Distrust Threatens Clergy Talks

By Ashbel S. Green
The Oregonian [Portland OR]
February 16, 2003

Somewhere in Portland next week, two mediators will begin trying to find peace between the Catholic Church and more than 100 people who say they were molested by its priests.

It won't be easy.

Mediation is a mainstay of the civil litigation system. Most cases, even bitter disputes involving family businesses, reach a compromise rather than go to trial.

But lawyers around the country say settlement talks between the Catholic Church and priest accusers are completely different.

Those who claim they were sexually assaulted by Catholic priests, for example, say they want far more than financial compensation. They want contrition and public apologies.

But in settlements reached around the country, few feel they have gotten it.

"I see no reason to believe that there is an honest feeling of sorrow for the people who have been abused," said Sylvia Demarest, a Dallas attorney who in 1997 won a $120 million verdict that was later settled for $31 million.

"They are sorry for the controversy," she said. "They're sorry that their sins have been exposed. But a true feeling of sorrow and caring for the victims? I've really seen very little of that."

Church officials say a torrent of lawsuits threatens to bankrupt dioceses around the nation, and they accuse plaintiffs' attorneys of greedily pushing for big payoffs.

Some "plaintiffs' lawyers really aggressively act to poison the victim so they'll sue the church," said Patrick Shiltz, a law professor in Minnesota who represented churches in sex abuse cases. "There is a lot of abuse that is happening on the plaintiffs' side."

The mutual distrust runs deep.

With such an emotional backdrop, the various sides in the Oregon clergy abuse scandal have agreed to enter the decidedly subdued process of mediation. The talks are scheduled to begin Feb. 24 and last up to seven weeks.

It's hard to say what will happen because a judge has barred both sides from talking. But lawyers who have been through this say the trick will be to reach a deal that gives a sense of relief and vindication for the victims but also leaves the church standing.

Mediation nothing new This won't be the first time that mediation has been used to resolve Catholic clergy abuse lawsuits in Oregon.

In 2000, the Portland Archdiocese reached a deal with 25 men who said they were molested by the Rev. Maurice Grammond, Oregon's worst pedophile priest, who died last year.

The deal included undisclosed financial terms, the adoption by the archdiocese of a new policy to evaluate priest abuse claims and a public apology by Archbishop John Vlazny.

Douglas Ray, one of the plaintiffs involved in the settlement negotiations, said the mediators did a good job of keeping a potentially volatile process professional.

"It was not like a carpet bazaar in Uzbekistan," said Ray, an environmental consultant in Seaside. "It was very straightforward, surprisingly so and fortunately so because emotionally you're in a pretty tough state. And it went very smoothly."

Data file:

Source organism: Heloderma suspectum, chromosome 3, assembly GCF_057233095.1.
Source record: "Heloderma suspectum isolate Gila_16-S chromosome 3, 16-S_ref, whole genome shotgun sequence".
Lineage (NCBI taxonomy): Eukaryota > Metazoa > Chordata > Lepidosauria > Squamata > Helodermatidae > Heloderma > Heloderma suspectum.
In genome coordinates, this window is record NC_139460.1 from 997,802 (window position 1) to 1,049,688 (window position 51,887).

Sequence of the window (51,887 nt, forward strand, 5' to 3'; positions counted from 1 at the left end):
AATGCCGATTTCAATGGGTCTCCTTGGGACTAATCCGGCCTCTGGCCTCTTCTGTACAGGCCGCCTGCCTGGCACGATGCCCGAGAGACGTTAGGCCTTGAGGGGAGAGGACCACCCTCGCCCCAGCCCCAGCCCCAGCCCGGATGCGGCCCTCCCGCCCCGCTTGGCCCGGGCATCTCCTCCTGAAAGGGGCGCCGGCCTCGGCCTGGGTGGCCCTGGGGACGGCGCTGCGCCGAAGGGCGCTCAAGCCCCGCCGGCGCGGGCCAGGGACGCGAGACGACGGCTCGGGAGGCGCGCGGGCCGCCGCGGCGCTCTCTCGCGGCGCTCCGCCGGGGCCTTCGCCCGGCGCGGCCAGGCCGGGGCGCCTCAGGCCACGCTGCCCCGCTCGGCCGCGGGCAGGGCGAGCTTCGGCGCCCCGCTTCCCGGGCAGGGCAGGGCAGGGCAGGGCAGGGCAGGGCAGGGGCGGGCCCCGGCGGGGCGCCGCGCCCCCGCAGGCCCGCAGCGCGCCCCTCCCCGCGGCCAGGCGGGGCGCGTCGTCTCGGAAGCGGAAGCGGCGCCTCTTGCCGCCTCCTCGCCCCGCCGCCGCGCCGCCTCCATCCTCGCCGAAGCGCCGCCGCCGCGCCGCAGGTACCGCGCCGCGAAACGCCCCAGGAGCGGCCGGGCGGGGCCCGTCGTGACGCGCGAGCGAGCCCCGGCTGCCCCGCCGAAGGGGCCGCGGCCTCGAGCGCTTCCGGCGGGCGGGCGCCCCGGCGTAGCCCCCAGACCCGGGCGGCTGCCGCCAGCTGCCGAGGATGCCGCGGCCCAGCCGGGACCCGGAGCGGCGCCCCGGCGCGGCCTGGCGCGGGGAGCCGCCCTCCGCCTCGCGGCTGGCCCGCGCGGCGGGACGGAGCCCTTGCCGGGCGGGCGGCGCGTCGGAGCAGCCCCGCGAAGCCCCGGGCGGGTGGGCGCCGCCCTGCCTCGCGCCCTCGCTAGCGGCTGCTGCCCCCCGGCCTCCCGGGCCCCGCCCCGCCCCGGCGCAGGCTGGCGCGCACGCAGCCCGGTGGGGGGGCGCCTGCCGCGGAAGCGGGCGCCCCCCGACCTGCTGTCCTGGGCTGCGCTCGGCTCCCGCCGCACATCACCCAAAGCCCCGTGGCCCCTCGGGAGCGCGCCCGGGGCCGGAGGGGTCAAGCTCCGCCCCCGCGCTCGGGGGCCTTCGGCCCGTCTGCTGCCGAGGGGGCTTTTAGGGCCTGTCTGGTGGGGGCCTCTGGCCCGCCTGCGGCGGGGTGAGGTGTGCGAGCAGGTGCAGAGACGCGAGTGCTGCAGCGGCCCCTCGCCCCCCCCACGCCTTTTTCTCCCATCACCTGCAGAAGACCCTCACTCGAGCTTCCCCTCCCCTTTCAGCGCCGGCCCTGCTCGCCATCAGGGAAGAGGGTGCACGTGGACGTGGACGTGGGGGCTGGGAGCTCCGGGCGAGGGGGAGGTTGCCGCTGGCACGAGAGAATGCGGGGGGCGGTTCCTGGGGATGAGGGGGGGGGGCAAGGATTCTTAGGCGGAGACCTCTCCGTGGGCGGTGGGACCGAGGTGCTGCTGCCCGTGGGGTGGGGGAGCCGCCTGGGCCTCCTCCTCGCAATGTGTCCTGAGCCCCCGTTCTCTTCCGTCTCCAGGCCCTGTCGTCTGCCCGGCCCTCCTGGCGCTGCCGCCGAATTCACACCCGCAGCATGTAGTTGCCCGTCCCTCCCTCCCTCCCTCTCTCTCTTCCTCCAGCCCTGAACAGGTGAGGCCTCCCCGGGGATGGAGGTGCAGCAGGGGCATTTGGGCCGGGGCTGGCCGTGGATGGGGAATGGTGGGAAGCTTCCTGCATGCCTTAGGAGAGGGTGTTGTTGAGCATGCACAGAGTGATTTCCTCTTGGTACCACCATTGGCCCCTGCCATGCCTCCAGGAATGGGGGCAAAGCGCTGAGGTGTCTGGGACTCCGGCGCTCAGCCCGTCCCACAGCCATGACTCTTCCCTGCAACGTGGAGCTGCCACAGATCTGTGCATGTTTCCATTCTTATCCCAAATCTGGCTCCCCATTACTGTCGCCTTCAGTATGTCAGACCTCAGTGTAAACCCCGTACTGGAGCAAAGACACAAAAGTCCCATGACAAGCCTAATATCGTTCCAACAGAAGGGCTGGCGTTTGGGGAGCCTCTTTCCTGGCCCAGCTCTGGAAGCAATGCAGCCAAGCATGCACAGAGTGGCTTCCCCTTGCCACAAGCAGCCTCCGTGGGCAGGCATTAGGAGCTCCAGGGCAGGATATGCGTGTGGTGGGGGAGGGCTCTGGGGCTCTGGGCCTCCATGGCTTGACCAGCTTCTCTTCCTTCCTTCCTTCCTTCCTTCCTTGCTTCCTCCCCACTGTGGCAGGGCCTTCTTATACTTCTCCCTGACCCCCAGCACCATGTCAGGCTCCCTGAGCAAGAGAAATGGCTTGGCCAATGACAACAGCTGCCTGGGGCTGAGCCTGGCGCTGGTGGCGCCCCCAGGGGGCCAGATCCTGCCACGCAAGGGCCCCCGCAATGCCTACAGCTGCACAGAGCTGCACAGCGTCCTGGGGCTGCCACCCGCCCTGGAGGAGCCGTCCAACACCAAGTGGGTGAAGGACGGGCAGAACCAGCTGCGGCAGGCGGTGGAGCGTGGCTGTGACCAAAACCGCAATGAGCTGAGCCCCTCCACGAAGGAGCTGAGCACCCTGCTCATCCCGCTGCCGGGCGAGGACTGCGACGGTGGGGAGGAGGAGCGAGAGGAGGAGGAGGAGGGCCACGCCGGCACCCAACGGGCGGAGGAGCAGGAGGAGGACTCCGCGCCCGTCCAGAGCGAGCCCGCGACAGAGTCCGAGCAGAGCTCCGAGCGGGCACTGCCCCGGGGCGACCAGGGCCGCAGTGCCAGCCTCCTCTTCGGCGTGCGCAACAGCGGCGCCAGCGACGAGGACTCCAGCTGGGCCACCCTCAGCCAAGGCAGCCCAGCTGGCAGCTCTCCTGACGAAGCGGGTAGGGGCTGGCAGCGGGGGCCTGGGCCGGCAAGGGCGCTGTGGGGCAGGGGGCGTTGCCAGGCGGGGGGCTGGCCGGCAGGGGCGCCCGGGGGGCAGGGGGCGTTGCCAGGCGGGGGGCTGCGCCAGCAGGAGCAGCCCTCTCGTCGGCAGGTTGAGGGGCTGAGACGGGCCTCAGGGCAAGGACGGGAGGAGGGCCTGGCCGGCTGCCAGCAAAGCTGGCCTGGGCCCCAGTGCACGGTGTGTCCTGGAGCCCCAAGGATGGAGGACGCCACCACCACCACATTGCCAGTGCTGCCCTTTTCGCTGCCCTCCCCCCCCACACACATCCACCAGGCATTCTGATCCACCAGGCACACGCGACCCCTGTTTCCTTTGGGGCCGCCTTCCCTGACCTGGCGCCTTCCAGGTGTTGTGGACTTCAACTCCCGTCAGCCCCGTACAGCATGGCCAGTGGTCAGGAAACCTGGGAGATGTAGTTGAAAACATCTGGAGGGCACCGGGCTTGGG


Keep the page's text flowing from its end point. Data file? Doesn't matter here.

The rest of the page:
Ray said the process took place in the Mark O. Hatfield U.S. Courthouse in Portland. He and his attorneys sat in one room while attorneys for the Portland Archdiocese and its insurers sat in another.

The mediators shuttled back and forth, describing offers and counteroffers, trying to get the two sides to agree.

"It was not exactly a good cop, bad cop thing, but it was something like that," he said.

Ray said his part took just an hour. But he spent the rest of three days waiting in the hall with the other accusers.

"It was something to endure," he said. "But in our case, you had the benefit of that group dynamic of mutual support."

Much bigger case this time The upcoming mediation will be far more difficult.

Not only are there more than four times as many plaintiffs, but there also are more than three dozen accused priests.

And there is not just one defendant this time. In addition to the Portland Archdiocese, a dozen Catholic religious orders are named in the lawsuits.

And perhaps most challenging, the church's insurers are balking at covering any settlement.

Church officials have said that insurance was key to the 2000 Grammond agreement, covering the vast majority of the financial settlement.

During the two decades of the Catholic clergy sex abuse scandal, settlements have been reached across the country, from rural Louisiana to Minnesota to Massachusetts and California.

In Rhode Island last fall, negotiations produced an agreement in which the Diocese of Providence publicly apologized and paid more than $14 million to 37 people who claimed they were abused by priests.

As importantly, said a plaintiffs' attorney, the tone of the talks was clearly different from their previous dealings.

"They moved from what had been the classic hardball litigation (strategy) to what was perceived by most of the clients as a genuinely conciliatory approach," said Tim Conlon, the lead plaintiffs' attorney. "It's going to cost them some money, but they're going to be able to do the right thing, and it's going to allow them to rebuild good will with both the victims and the community."

But others are skeptical, not so much that a financial deal can be reached, but about whether the bitter feelings that have dogged the scandal are anywhere close to subsiding.

"Unfortunately, the bishops have not earnestly changed their hearts and their minds and their attitudes about the plight of victims," said Mark Serrano, a resident of Leesburg, Va., and a board member of the Survivors Network of Those Abused by Priests, a national advocacy group.

"They will still today profess to support the healing of victims and then send their lawyers out the back door to attack us in any way possible in the courtroom." Ashbel "Tony" Green: 503-221-8202;

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